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3D Perspective: Demographics, Diversity, Destiny – Black History Month

February is Black History Month. When I think about the future of Texas and beyond, part of the tapestry of ethnic and racial groups includes African Americans, Black Americans, and the richness of this part of our demographic mosaic. However, it might be helpful to place anything I write here in context of the experience of African Americans in American history.

American slavery of African people was practiced as legally normative for 246 years from 1619 to 1865. Our nation entered the Civil War from 1861 to 1865 on the primary issue of slavery. Texas was part of the Confederacy during this struggle. The Southern Baptist Convention formed in 1845 because Baptists in the South disagreed with Baptists in the North about antislavery sentiment.

The next phase of the African American experience was segregation for the next 89 years from 1865 to 1954. The third phase of the African American experience to desegregate communities began in 1954 and continues. In other words, as a nation, we have less experience with racial equality and opportunity than the alternative in our history. Yet, of the 197 countries in the world today, 167 have no law that prohibits slavery.

The end of the Civil War in 1865 and the Emancipation Proclamation in 1863 started us in the right direction for freedom of Black slaves. Yet we have been on a long journey from those years to provide freedom, equality, and justice for all. Much of the progress made has been through the Civil Rights movement in America of the 1960s and the leadership provided by Dr. Martin Luther King Jr.

Dr. King’s voice reached an apex with his, “I Have a Dream,” speech. Through peaceful protests, and his “Letter from Birmingham Jail,” among many other efforts and many other leaders crystalized the voice of African Americans and the desire for fair, equal, and just treatment under the law. While we are not where we were in our nation’s history, we are still a long way from the aspirations of Dr. King’s vision becoming a reality.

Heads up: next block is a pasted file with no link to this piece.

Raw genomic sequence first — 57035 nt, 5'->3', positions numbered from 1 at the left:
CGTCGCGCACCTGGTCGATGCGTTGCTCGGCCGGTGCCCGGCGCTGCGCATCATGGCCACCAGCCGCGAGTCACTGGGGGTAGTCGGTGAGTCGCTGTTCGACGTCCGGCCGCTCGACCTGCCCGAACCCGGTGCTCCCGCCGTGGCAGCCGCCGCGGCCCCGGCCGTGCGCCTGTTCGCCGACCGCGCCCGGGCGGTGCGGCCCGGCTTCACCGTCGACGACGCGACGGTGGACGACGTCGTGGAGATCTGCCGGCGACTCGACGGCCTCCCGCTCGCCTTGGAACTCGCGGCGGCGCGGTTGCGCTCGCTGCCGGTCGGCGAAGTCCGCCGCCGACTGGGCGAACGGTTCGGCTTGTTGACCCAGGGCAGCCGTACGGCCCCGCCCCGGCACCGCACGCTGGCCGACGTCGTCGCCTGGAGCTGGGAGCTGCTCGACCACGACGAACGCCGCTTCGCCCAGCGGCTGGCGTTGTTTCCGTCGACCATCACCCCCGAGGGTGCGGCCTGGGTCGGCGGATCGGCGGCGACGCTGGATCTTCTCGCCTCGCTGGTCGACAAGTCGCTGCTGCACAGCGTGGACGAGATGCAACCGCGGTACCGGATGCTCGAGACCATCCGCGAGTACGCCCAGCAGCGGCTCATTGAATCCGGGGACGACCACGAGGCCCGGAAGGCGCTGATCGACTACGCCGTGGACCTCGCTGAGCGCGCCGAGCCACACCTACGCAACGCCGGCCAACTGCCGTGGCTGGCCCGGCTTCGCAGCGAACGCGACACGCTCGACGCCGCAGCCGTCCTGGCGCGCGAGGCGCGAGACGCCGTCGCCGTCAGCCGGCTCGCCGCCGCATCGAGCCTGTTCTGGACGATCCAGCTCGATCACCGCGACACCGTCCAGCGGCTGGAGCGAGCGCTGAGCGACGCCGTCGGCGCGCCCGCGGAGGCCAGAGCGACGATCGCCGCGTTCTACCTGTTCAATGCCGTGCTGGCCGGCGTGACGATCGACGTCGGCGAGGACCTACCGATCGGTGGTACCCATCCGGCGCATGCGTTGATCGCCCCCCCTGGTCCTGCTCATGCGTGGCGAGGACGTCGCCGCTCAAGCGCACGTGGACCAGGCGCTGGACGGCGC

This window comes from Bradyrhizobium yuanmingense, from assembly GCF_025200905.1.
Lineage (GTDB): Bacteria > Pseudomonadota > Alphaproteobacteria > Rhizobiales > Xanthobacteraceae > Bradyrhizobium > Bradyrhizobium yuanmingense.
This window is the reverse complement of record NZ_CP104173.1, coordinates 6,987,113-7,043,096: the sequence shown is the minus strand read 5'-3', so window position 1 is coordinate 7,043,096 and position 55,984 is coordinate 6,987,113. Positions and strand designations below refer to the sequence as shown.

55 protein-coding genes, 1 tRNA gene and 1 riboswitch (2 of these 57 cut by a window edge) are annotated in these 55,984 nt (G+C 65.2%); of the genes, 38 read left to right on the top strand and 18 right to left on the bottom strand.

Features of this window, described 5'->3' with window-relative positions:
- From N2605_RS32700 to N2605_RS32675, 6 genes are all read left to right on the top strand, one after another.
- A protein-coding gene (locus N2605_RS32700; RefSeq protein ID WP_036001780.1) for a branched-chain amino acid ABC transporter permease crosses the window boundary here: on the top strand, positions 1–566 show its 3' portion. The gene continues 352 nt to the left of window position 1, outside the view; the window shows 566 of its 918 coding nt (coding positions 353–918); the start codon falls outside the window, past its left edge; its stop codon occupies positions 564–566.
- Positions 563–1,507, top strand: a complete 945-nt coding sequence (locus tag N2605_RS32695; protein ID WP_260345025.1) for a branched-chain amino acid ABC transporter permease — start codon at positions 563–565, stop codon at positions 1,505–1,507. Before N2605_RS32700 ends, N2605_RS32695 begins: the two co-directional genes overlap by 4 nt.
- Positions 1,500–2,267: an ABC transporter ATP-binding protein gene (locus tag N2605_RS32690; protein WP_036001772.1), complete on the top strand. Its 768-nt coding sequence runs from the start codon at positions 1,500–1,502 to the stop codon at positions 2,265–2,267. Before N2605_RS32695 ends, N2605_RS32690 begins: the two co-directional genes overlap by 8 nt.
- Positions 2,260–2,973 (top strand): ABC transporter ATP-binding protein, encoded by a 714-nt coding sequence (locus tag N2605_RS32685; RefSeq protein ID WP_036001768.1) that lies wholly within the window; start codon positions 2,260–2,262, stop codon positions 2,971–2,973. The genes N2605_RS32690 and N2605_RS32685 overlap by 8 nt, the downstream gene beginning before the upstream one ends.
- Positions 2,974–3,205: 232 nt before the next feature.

It is striking to me that the Civil Rights Movement had its birth in the heart of a Christian minister, in the hearts and minds of Christian churches, such as the Ebenezer Baptist Church of Atlanta, the First African Baptist Church of Savannah, Old Mount Zion Baptist Church of Albany, and the St. James AME (African Methodist Episcopal) Church of Columbus. The struggle has rightly started in the place where God’s word is preached, taught, spoken, and sung.

Racism, a predisposition to prejudice, discrimination, or antagonism against a person based on their membership in a racial or ethnic group, is a sin. The answer to racism in America or anywhere is spiritual in nature. It is a matter of the heart. The only remedy I know is exposure to the truth of scripture on these matters. Exposure and obedience are critical because we do what we believe.

So, what do you believe about racism? Truth becomes knowledge, a change in attitude follows exposure to truth, and behaviors follow attitudes. What is the place of the local church in lifting a Kingdom-oriented vision for all people, especially people of color? How do our actions match our words for all disadvantaged people? How might we share leadership in our institutions, ministries, and organizations so that our actions match our words?

One recent development was the election of Pastor Willie McLaurin as Interim Executive Committee Leader of the Southern Baptist Convention, the first African American appointed to this leadership post. The world is watching. If not in the hearts of Christian pastors and ministers, Christian churches, and ministries, what hope do we have for a better, more just future? Where do we go from here?

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